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Disruptive tech puts banks in the crosshair

Global financial institutions may be too big to fail, but they may not be too big to disrupt.

Banking, investing, real estate, credit-card payments and insurance all face tech-driven forces that threaten business as usual, according to a report from the World Economic Forum.

Smartphone-enabled mobile-payment systems like Apple Pay, online banking, crowdfunding of businesses, automated financial analysis and advice and private exchanges for non-public equity shares in startups undermine financial sectors once solely controlled by large entities. And the continued emergence of so-called fintech, for financial technology, hasn't stopped. For example, a new entry is Realquidity, a company that lets commercial property owners sell shares in existing properties that have positive cash flows.

According to the WEF, four factors give these startups a chance:

  • Consumers have become comfortable with online business and expect sophisticated digital experiences.
  • Although banks finally regained a positive image in the fall of 2014, according to Gallup, lingering antipathy toward financial institutions after the global crash and trust of many technology companies have pushed many consumers toward new entries.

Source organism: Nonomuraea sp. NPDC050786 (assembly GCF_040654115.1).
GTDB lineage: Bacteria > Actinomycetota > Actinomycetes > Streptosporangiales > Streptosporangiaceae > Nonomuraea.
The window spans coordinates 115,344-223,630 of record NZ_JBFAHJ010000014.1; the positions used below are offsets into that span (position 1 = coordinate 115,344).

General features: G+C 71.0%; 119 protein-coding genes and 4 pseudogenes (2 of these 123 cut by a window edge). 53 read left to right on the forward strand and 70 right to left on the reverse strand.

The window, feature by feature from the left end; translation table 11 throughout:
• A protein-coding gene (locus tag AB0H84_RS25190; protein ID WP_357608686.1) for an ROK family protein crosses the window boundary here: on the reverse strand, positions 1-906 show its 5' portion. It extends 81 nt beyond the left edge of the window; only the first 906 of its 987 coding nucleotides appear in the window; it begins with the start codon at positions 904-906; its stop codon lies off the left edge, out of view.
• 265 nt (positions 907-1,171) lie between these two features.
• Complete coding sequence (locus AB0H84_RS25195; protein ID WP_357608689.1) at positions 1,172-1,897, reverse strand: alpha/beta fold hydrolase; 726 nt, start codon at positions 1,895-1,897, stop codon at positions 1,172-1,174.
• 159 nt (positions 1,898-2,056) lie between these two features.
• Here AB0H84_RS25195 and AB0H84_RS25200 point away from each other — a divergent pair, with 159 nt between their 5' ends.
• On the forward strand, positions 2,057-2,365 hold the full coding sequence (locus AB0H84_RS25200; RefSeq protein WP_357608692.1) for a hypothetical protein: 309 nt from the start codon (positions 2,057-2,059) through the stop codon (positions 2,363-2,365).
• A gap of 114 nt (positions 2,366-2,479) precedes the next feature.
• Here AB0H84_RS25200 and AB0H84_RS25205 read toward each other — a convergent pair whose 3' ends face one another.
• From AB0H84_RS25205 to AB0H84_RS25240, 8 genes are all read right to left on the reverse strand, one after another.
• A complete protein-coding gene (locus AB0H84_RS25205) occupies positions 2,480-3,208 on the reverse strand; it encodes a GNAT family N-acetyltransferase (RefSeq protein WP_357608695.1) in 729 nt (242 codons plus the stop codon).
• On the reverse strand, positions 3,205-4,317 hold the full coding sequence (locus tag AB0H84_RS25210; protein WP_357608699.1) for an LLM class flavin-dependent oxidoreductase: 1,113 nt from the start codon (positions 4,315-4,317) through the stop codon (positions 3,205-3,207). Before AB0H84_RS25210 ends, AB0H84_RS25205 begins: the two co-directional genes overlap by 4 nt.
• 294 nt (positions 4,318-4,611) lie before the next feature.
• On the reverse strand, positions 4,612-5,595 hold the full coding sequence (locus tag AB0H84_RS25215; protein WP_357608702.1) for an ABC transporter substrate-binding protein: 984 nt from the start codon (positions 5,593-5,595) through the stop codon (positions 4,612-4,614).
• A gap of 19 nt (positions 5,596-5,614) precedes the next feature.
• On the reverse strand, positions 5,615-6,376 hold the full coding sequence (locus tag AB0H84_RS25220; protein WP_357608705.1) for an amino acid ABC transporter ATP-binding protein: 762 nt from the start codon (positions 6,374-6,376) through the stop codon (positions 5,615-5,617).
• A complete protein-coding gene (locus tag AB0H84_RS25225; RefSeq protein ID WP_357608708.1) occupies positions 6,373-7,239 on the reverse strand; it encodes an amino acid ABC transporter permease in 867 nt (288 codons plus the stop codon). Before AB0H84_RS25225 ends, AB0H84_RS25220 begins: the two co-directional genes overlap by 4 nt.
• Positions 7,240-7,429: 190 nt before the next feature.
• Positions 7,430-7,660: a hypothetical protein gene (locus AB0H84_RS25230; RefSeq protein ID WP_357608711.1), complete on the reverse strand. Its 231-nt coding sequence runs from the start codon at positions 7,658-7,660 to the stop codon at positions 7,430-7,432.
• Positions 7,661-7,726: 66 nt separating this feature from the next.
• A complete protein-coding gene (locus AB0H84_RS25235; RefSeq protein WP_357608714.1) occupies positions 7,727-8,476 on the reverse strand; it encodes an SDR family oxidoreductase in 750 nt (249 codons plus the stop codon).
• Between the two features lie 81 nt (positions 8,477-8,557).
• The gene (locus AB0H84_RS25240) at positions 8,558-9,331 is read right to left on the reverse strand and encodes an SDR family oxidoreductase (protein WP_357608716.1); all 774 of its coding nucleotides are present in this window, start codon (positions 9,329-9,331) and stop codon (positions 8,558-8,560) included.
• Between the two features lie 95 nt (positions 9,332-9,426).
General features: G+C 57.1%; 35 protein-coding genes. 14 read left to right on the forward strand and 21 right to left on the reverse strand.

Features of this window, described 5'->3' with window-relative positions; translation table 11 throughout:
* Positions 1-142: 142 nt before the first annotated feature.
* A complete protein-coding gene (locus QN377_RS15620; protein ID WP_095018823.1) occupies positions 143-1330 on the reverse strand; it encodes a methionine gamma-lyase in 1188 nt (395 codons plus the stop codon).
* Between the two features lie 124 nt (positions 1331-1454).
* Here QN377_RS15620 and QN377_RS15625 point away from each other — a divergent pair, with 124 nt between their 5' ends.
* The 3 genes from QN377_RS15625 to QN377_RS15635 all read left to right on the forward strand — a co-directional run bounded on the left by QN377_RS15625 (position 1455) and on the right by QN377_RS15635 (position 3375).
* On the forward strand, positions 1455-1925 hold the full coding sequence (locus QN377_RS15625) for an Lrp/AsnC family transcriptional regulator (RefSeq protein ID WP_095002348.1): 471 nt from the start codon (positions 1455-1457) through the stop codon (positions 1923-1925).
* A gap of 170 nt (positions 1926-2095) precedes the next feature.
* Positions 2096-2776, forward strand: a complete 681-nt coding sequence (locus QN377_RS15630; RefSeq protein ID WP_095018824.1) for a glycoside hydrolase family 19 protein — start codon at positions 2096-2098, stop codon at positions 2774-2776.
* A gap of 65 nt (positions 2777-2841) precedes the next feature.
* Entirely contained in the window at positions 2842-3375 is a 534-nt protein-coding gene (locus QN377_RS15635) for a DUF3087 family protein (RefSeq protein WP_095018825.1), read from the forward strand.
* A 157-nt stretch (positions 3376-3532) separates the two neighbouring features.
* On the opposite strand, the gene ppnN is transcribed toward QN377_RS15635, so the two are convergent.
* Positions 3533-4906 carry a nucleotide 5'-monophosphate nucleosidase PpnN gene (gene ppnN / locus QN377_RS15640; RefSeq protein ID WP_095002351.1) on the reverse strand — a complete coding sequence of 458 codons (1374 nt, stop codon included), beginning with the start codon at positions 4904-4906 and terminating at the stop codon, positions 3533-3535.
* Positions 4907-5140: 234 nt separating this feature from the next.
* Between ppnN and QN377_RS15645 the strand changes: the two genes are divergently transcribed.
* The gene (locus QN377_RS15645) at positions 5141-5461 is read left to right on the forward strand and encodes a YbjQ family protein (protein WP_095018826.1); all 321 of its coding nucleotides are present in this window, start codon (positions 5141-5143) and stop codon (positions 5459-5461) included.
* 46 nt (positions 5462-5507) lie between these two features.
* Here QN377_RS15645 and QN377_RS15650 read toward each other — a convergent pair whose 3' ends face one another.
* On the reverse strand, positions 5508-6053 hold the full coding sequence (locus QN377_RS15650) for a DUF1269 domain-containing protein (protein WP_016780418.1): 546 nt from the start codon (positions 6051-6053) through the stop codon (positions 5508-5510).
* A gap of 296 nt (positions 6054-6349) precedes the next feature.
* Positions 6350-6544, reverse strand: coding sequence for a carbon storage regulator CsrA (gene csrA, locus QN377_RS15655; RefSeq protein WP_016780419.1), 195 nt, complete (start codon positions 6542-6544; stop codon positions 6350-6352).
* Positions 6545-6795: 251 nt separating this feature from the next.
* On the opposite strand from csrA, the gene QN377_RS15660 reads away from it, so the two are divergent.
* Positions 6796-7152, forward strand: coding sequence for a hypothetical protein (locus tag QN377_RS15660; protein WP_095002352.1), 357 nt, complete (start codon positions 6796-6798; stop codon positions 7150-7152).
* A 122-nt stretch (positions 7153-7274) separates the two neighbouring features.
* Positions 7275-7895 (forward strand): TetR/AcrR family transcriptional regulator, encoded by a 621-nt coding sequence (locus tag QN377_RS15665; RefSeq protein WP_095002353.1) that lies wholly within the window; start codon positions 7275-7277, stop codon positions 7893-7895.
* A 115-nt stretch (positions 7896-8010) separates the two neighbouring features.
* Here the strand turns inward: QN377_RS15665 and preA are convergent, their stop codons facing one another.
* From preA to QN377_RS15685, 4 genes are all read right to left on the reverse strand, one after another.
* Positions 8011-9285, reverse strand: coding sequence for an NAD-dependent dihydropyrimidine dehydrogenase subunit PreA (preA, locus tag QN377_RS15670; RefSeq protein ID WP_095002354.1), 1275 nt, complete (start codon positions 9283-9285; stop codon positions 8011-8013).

• The sheer number of new entries and amount of innovation have almost guaranteed a number will entice many consumers.
  • Constant connections through mobile devices, automation and the ability to cut out middlemen provide solutions to problems that consumers may not have been aware they had.

Big banks, insurance companies and others are losing customers, who look to niche providers for services not available from long-time service providers. Technology also blurs boundaries between financial-service subsectors faster than large corporations can shift their business models and organizations to respond.

That said, financial giants can compete by acquiring the startups that can provide new services and technologies without spending the time to develop their own. The big companies can also collaborate with the new entrants to avoid becoming obsolete.

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